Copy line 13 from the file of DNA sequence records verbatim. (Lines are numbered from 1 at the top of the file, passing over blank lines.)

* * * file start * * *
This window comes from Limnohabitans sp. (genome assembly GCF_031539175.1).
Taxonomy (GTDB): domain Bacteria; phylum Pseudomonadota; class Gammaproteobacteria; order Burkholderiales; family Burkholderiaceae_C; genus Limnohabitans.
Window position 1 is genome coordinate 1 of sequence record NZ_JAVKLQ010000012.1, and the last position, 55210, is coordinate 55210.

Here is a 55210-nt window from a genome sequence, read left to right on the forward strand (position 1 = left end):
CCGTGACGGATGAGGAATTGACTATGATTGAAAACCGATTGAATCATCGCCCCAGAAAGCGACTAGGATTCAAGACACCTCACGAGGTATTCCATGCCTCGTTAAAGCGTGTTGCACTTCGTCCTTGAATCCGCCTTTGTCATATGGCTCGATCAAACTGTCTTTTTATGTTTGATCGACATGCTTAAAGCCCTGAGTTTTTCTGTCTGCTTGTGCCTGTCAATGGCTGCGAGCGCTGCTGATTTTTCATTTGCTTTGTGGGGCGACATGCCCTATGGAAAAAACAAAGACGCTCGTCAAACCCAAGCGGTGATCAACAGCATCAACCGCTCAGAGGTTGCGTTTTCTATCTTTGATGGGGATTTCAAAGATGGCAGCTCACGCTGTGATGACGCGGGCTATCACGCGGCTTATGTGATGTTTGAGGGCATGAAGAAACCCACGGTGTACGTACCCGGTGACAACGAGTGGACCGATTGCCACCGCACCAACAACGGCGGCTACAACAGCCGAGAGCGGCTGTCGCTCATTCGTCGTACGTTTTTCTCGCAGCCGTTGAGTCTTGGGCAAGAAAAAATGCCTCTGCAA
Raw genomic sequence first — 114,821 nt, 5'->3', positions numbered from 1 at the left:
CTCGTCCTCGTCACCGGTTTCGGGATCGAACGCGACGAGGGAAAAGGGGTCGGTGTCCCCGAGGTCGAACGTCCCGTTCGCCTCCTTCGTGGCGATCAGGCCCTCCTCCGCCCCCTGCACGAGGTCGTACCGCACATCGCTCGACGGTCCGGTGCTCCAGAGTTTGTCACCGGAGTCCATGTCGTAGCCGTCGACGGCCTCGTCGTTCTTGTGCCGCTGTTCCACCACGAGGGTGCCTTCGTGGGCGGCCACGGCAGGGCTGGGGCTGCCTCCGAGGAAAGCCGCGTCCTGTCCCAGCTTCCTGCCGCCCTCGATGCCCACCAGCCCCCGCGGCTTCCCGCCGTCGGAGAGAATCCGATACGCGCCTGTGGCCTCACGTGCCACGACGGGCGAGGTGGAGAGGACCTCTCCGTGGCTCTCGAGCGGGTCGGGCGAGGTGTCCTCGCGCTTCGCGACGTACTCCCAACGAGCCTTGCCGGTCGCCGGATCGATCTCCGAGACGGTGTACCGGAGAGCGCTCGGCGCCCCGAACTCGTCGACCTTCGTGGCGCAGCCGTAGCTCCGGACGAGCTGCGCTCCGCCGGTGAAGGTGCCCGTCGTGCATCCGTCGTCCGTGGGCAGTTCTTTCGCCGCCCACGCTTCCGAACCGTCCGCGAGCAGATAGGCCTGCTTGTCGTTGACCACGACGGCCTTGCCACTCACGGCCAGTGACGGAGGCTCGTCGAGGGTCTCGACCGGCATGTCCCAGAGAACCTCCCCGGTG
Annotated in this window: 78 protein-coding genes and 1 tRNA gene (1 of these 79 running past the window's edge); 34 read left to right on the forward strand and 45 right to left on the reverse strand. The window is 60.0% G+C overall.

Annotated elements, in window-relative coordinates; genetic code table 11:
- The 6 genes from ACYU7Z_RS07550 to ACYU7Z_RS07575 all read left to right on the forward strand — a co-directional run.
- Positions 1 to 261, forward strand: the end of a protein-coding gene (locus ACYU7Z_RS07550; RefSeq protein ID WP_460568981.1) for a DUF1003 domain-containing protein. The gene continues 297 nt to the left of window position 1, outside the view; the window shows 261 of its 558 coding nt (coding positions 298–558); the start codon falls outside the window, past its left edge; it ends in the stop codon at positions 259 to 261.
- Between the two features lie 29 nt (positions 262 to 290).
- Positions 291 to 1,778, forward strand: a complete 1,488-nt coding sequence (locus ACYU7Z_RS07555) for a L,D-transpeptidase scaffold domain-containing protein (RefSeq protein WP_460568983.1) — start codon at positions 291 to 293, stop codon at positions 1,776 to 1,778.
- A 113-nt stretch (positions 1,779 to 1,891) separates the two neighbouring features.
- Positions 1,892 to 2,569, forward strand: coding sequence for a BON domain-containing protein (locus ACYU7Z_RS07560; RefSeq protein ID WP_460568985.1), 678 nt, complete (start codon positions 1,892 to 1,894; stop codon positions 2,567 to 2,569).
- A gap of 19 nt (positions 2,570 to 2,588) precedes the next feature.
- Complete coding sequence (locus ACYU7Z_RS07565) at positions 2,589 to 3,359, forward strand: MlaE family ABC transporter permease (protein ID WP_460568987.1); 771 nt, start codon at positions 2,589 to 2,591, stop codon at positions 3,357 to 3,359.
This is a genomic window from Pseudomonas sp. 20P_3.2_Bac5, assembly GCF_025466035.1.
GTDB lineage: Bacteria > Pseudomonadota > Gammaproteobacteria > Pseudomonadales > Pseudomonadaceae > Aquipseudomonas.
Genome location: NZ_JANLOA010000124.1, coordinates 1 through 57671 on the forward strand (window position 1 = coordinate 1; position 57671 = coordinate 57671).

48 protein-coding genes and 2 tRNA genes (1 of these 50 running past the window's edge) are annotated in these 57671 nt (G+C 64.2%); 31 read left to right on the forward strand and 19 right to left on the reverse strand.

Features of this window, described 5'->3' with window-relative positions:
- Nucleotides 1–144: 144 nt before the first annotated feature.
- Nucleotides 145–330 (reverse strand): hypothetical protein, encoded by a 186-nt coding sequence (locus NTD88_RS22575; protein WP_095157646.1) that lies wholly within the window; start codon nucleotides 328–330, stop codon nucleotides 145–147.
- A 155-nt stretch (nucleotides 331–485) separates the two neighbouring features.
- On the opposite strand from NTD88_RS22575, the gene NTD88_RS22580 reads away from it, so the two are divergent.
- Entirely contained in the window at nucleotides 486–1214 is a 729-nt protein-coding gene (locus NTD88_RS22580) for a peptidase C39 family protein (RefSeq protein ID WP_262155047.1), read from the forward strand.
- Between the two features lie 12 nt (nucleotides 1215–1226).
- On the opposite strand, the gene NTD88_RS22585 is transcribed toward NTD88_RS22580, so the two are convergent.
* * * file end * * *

- Positions 291 to 1,778, forward strand: a complete 1,488-nt coding sequence (locus ACYU7Z_RS07555) for a L,D-transpeptidase scaffold domain-containing protein (RefSeq protein WP_460568983.1) — start codon at positions 291 to 293, stop codon at positions 1,776 to 1,778.